"[Y]ou will also have people back here who are in need of the same kind of services that BOSS offers," said Joiner, who has run the Schweinfurt program through several deployments, from Bosnia and Kosovo to Iraq and Afghanistan.
"It's very important to keep the program alive and keep it going while the guys are downrange," she said. "It's more important now, because we've got to target those Soldiers who are not deploying," said USAG Schweinfurt Command Sgt. Ernest Lee, who promotes the program each week at the community newcomers' briefings.
The 1st Bombardment Wing, which included all of the original B-17 groups, was based in the English Midlands while the 4th Bombardment Wing stations were located in East Anglia.
As a result, the Eighth Air Force was unable to follow up immediately with a second attack that might have seriously crippled German industry.A strategic bombing attack flown by B-17 Flying Fortresses of the U. Army Air Forces on August 17, 1943, it was conceived as an ambitious plan to cripple the German aircraft industry.The mission was also known as the "double-strike mission" because it entailed two large forces of bombers attacking separate targets in order to disperse fighter reaction by the Luftwaffe, and was the first "shuttle" mission, in which all or part of a mission landed at a different field and later bombed another target returning to its base.When Schweinfurt was finally attacked again two months later, the lack of long-range fighter escort had still not been addressed and losses were even higher.As a consequence, deep penetration strategic bombing was curtailed for five months.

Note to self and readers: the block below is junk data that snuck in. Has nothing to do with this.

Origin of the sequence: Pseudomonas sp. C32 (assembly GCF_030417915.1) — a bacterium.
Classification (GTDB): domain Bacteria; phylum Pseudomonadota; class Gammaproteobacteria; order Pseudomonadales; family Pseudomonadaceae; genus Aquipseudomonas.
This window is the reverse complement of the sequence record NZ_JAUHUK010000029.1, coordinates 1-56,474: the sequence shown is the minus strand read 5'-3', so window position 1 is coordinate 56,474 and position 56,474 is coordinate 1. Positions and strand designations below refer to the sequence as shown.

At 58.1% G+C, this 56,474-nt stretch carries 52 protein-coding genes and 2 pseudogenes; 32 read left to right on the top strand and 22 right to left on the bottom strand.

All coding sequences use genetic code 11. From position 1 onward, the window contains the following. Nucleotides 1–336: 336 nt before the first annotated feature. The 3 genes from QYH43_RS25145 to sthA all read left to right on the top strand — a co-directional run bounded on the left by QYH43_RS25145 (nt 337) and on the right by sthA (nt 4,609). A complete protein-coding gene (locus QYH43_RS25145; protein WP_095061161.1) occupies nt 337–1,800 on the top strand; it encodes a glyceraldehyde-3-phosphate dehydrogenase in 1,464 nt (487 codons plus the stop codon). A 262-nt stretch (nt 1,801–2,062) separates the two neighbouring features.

The first, a diversionary attack, involved the bombing of three locations along the French and Dutch coast: the German airfields at Bryas-Sud and Marck by American B-26 Marauder and Royal Air Force Mitchell medium bombers, and the marshalling yards at Dunkirk by other Mitchells, all timed to coincide with the Regensburg strike.The second was a series of attacks on Luftwaffe fighter fields at Poix, Lille-Vendeville, and Woensdrecht by Hawker Typhoons of the RAF simultaneous with the diversionary attack, and Poix by two groups of B-26s in the afternoon as the Schweinfurt force was returning.Mission 84 planning indicated a takeoff window from dawn (approximately British Double Summer Time) to approximately without cancelling the mission. At dawn of August 17, after airmen had gone to their airplanes, England was covered in fog.The 1st Bombardment Wing, following it, would turn northeast and bomb the ball-bearing factories of Schweinfurt (where almost the entire production of bearings was centralized) and by doing so catch German fighter aircraft on the ground re-arming and refueling.